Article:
In the College of Agriculture and Life Sciences .
The College of Agriculture and Life Sciences’ major in Environmental and Sustainability Sciences (ESS) combines and augments two prior majors: Natural Resources (NTRES) and the Science of Natural and Environmental Systems (SNES). ESS emphasizes the interdisciplinary nature of all environmental challenges facing society today and prepares students for a wide range of careers and life-long learning. Over 70 faculty in 20 different departments and four of Cornell’s colleges participate in this program. The major seeks exceptional students capable of engaging multiple disciplines in order to confront and explore sustainable solutions to environmental challenges.
The ESS Core Curriculum is rigorous. In the first two years, students are expected to develop fundamental knowledge of biological, chemical, and physical sciences, mathematics, environmental social sciences and humanities, and develop critical reasoning skills. Students simultaneously explore a range of environmental topics including biodiversity conservation, global change biology, sustainable communities, wildlife and aquatic resources management, land degradation, and ecological agriculture.
Understanding fundamental dimensions of environmental challenges will allow students to select a concentration within the ESS major. In the latter two years of the curriculum, students develop depth in one of four faculty-designed concentrations or, in collaboration with their advisor, design an individualized concentration related to their interests. The four faculty-designed concentrations are:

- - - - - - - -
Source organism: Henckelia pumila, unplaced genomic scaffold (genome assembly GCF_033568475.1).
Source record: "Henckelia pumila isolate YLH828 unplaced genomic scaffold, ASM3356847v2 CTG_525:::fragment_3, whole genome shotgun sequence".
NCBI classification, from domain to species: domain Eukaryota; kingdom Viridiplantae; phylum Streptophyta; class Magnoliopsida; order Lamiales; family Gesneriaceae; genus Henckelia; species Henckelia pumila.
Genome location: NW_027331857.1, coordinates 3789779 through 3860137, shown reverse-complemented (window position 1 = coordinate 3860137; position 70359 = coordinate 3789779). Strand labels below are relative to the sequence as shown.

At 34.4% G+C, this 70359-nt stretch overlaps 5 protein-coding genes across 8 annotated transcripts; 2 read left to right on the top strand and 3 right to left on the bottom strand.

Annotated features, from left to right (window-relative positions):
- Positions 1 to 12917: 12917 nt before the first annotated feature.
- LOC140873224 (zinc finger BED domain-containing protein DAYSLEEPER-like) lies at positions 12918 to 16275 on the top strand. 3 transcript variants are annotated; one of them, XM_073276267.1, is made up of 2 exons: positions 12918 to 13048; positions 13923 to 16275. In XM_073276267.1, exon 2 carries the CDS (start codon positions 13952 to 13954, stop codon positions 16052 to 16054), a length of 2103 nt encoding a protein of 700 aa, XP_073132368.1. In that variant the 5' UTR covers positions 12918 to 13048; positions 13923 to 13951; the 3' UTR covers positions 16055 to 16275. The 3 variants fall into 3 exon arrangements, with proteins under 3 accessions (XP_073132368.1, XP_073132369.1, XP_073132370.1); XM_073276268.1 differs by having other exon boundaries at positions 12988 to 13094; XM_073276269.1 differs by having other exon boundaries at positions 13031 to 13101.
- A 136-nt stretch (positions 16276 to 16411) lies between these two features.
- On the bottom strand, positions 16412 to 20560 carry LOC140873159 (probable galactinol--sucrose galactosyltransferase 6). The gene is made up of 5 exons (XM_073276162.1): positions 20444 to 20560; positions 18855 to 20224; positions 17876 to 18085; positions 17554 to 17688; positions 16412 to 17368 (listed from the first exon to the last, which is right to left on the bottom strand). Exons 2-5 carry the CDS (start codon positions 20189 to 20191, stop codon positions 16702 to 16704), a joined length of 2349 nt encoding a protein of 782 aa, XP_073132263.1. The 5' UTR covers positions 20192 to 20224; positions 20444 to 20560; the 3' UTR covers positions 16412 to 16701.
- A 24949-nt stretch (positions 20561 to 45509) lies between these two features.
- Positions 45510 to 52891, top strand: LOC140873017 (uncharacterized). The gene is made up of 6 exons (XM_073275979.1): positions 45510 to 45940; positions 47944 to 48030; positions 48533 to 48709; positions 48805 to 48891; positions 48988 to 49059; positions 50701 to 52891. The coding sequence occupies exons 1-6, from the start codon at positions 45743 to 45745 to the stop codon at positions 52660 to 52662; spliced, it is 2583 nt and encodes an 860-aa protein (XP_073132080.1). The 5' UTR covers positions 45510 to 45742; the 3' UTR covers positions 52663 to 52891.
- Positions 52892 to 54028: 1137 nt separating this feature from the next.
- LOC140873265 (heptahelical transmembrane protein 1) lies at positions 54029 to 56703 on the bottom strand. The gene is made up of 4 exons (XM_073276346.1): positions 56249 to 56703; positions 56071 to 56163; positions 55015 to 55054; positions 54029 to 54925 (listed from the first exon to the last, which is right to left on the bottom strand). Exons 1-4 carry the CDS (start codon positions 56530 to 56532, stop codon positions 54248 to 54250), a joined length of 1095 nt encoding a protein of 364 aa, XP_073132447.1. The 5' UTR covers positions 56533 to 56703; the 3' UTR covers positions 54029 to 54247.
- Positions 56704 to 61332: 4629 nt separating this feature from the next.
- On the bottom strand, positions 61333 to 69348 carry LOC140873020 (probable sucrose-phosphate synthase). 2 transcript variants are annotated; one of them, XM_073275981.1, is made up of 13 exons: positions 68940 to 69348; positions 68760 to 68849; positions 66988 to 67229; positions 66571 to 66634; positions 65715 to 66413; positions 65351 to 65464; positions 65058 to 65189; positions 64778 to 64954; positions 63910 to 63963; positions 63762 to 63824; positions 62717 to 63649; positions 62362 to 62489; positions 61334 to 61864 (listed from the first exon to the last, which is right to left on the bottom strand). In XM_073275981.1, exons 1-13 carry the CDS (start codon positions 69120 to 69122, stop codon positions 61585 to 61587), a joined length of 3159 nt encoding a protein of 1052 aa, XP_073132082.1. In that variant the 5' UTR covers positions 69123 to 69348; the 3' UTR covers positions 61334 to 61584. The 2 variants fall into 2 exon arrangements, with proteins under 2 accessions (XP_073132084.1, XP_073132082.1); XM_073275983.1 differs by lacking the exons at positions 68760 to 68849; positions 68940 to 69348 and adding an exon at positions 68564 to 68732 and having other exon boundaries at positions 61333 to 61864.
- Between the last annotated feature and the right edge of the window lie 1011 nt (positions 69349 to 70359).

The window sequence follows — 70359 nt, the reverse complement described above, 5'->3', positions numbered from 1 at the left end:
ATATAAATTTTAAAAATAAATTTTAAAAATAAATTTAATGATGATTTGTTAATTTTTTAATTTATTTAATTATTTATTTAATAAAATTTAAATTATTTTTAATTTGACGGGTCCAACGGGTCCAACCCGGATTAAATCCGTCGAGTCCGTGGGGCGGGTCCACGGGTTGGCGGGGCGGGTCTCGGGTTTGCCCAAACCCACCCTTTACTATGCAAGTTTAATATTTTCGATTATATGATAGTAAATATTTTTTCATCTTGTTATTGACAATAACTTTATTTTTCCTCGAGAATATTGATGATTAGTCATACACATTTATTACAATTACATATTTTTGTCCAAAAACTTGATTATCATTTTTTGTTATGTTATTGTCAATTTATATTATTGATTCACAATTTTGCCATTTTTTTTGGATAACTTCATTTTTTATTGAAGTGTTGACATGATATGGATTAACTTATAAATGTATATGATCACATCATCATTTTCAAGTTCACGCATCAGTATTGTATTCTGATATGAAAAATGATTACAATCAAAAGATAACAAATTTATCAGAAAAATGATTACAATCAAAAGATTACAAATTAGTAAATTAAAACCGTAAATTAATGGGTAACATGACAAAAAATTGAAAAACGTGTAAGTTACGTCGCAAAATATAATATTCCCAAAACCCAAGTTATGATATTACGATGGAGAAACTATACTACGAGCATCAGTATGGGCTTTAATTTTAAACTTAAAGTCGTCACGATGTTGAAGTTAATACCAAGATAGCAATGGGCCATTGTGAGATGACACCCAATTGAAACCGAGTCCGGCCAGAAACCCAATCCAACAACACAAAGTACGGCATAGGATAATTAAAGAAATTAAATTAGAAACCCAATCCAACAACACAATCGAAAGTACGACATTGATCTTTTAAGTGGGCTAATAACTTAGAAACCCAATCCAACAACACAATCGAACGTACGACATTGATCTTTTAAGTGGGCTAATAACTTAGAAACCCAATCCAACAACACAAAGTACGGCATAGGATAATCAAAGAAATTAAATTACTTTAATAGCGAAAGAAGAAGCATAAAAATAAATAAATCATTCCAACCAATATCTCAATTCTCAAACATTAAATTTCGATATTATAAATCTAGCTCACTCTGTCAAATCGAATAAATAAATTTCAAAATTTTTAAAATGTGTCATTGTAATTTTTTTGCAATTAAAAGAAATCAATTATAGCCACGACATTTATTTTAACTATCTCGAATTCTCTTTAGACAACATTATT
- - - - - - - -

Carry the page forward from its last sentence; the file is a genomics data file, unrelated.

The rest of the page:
- Environmental Biology and Applied Ecology (EBAE)
- Environmental Economics (EE)
- Environmental Policy and Governance (EPG)
- Land, Air and Water Resources (LAWR)
Examples of topic areas in which students might develop their own concentration include biodiversity conservation and natural history, environmental agriculture, environmental communication, environmental education, environmental health, environmental information science, marine science, sustainability science, and wildlife or fisheries biology.
The Future for ESS Majors
The major prepares students for a wide variety of careers, including environmental work with state and federal government agencies, non-governmental conservation organizations, environmental consulting firms, and private industry. It also prepares students for entry into a number of different professional and graduate degree programs, including environmental law, fisheries and wildlife management, global change biology, environmental policy and management, international conservation, environmental and nature education, and applied ecology.
Academic Advisors for ESS
A. Agrawal, S. Allred, C.L. Anderson, C. Barrett, R. Bezner Kerr, B. Blossey, D. Bonter, J. Cerra, H. Chong, E. Cooch, P. Curtis, D. Decker, A. DeGaetano, A. DiTommaso, L. Drinkwater, J. Elliott, S. Ellner, G. Evans, T. Fahey, A. Flecker, M. Goebel, C. Goodale, N. Hairston, A. Hajek, M. Hare, D. Harvell, P. Hess, I. Hewson, R. Howarth, K. Kassam, B. Knuth, C. Kraft, M. Krasny, J. Lassoie, B. Lauber, J. Lehmann, B. Lewenstein, S. Li, I. Lovette, E. Madsen, N. Mahowald, C. E. Martinez, P. McMichael, S. Morreale, P. Nadasdy, M. Pfeffer, S. Pritchard, J. Regenstein, S. Riha, A. Rodewald, P. Rodewald, L. Rudstam, R. Schneider, J. Schuldt, P. Smallidge, J. Sparks, R. Stedman, P. Sullivan, J. Tantillo, J. Thies, P. Trowbridge, T. Walter, T. Whitlow, D. Winkler, S. Wolf, D. Wolfe, W. Wolford, M. Wysocki, J. Yavitt, J. Zinda